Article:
In other words, the powers that be are allowing cars to drive buses away from an area of the city which just happen to include some routes which it is their aspiration to remove permanently. This is what we mean when we refer to the Magdalene Conspiracy.
We have two alternative strategies. The first, which is our preferred option, would be to close Park St multi-storey car park temporarily. This would mean that only vehicles needing access to the area would be taking advantage of the temporary exemptions on Magdalene Bridge. So buses would still be able to run reliably via this route. Therefore all services in (b) and (c) above could continue to use their normal route except for diversion of the former via King St. Only the services in (a) above would have to be diverted.
Does this seem too radical? Motorists would still have access to this part of the city by using the park & ride services, which under these proposals would serve Bridge St in both directions. Or they could use the Grand Arcade car park, which is no further from this part of the city than bus users are now expected to walk. It seems very reasonable that we should respond to a reduction in central area road capacity by reducing parking capacity, and one must remember that the County Council spent some of our money in erecting visual displays on the approaches to the city to advise motorists where parking is available.
However we do have another option. It would keep Park St open and impose some inconvenience on bus users, but less than at present. The idea is to make Magdalene Bridge one way inbound so that vehicles do not have to be delayed at the current traffic controls for the narrowest section. Under this strategy routes of type (b) would be able to stick to their normal routes except for diversion via Manor St and the eastern end of King St, while routes of type (a) and (c) would be diverted. On the Madingley Rd (and Newmarket Rd) park & ride route, westbound buses would no longer be able to use Bridge St but eastbound buses could.
There are also intermediate options, such as making Magdalene Bridge one way till 16.00 and barring new entries to the car park after that.
We certainly do not believe that the sewer collapse is part of any conspiracy. But many conspirators are adept at using external events to further their cause -- this is one of the themes of the book "The Shock Doctrine" by Naomi Klein, one of the most insightful analyses of contemporary events. We hope that members, and other readers of this newsletter, will make enough of a fuss as soon as possible so that if there was any question of using the current roadworks as an excuse to divert the Citi 1 and 2 permanently, the powers that be will think again.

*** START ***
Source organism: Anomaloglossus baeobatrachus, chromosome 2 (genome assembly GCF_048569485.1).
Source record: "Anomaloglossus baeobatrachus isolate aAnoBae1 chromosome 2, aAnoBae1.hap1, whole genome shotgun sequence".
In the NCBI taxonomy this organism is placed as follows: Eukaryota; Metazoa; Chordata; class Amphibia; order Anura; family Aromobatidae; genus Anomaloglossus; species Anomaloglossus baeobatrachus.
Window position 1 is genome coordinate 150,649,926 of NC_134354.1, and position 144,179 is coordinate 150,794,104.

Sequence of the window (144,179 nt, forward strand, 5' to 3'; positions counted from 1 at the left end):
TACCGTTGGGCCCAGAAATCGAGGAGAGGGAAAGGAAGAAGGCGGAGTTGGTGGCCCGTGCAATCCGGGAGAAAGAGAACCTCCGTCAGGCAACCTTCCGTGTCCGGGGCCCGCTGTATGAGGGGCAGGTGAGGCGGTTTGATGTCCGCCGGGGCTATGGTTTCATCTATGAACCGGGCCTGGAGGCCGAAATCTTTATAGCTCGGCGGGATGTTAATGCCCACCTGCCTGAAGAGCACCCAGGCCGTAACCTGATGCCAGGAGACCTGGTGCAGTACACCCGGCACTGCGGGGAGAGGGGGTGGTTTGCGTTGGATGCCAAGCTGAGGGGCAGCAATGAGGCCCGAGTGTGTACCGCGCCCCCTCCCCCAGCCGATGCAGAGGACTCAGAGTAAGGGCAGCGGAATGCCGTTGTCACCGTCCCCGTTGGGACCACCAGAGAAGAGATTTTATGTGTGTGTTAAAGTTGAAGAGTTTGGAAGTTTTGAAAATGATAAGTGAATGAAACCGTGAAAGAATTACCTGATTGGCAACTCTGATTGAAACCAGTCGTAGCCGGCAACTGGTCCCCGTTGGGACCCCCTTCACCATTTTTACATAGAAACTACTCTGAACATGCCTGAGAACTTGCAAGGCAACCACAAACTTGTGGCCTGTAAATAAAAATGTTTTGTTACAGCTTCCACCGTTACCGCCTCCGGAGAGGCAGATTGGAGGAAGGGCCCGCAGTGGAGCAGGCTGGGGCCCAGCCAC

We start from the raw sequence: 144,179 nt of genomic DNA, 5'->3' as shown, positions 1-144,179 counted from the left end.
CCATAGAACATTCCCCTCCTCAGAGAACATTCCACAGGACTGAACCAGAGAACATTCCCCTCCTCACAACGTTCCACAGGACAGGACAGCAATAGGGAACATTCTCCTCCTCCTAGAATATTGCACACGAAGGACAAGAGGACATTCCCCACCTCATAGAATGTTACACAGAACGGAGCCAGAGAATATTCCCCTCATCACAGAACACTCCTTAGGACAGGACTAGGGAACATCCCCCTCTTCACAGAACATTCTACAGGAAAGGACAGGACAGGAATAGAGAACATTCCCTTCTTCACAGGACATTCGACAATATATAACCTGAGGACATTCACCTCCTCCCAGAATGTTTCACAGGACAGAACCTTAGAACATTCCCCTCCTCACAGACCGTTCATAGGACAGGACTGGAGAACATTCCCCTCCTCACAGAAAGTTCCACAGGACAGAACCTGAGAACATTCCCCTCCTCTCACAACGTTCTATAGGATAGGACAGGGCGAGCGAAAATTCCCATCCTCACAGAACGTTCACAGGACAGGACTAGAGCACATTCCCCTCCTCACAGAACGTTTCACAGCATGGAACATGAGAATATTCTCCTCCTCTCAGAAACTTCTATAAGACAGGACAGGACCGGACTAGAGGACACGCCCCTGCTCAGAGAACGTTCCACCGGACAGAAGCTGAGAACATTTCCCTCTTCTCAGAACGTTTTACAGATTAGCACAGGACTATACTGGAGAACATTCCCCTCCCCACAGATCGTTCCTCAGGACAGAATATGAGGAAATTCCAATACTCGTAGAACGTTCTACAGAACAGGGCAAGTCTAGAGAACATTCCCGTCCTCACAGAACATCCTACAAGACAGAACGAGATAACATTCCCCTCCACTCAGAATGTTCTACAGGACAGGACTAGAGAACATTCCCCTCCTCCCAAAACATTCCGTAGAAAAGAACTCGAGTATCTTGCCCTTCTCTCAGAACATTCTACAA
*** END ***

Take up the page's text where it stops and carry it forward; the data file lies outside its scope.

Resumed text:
As stated above, we are planning to hold a meeting on Sat 16 Feb. This will start at the same time (10.30 for 11.00) and in the same place (1 Fitzroy Lane) as the AGM. To get to the venue from the bus station area, cross Christ's Pieces and New Square to Fitzroy St, turn left just before the Grafton Centre, and ring the bell by the first door to the left. There will be several flights of stairs to climb -- please contact us beforehand if this is likely to be a problem.
The reason for the meeting is that due to illness the Coordinator was unable to compile reports for or to attend the AGM, and as a result some items of business had to be held over. We will be circulating all who attended or were in telephone contact with the AGM with a set of reports plus outline minutes for the AGM; these reports will then be discussed at the AGM (and presented to any members attending who haven't had them) and then, after being approved, will be circulated to members with later newsletters.
There's also the Bus Users UK AGM, which this year is being held an X5's ride away in Oxford, on Sat 27 Apr. If you want to attend you may wish to contact the Coordinator.
At the AGM our new subscription rates were approved, amounting to a rise of 1 pound for each category. See page 1 of this newsletter, or our website, for full details. We are currently accepting renewals till 2015 at these rates, though we won't be sending out renewal slips till the next newsletter, and then only to members who haven't renewed to at least 2014.
The County Council has been undergoing extensive consultations in the area west of Cambridge in pursuance of the next phase of disintegrating the county bus network, and we have seen some of the feedback from these consultations. Also, Stagecoach will be making several changes to buses, mainly in Huntingdonshire, on 10 Feb, the most worrying of which is the withdrawal of the X4 which currently provides the only link between Cambourne and St Neots apart from the circuitous Whippet 28 (which is likely to be itself at risk). It therefore seems timely for us to put forward our own ideas for buses in this area, which drew on some of the feedback from the above mentioned consultations.
Our ideas are based on the idea of a Cambourne Hub outside Morrisons. 1-5 below describe the links it would have, which should combine to give hourly buses to Caxton and Eltisley, and through services on routes such as Comberton-St Neots and as many others as possible. Existing routes to be replaced are shown in brackets. We have no idea at present what the County Council are planning, but it would be interesting, if depressing, to make a comparison when information becomes available.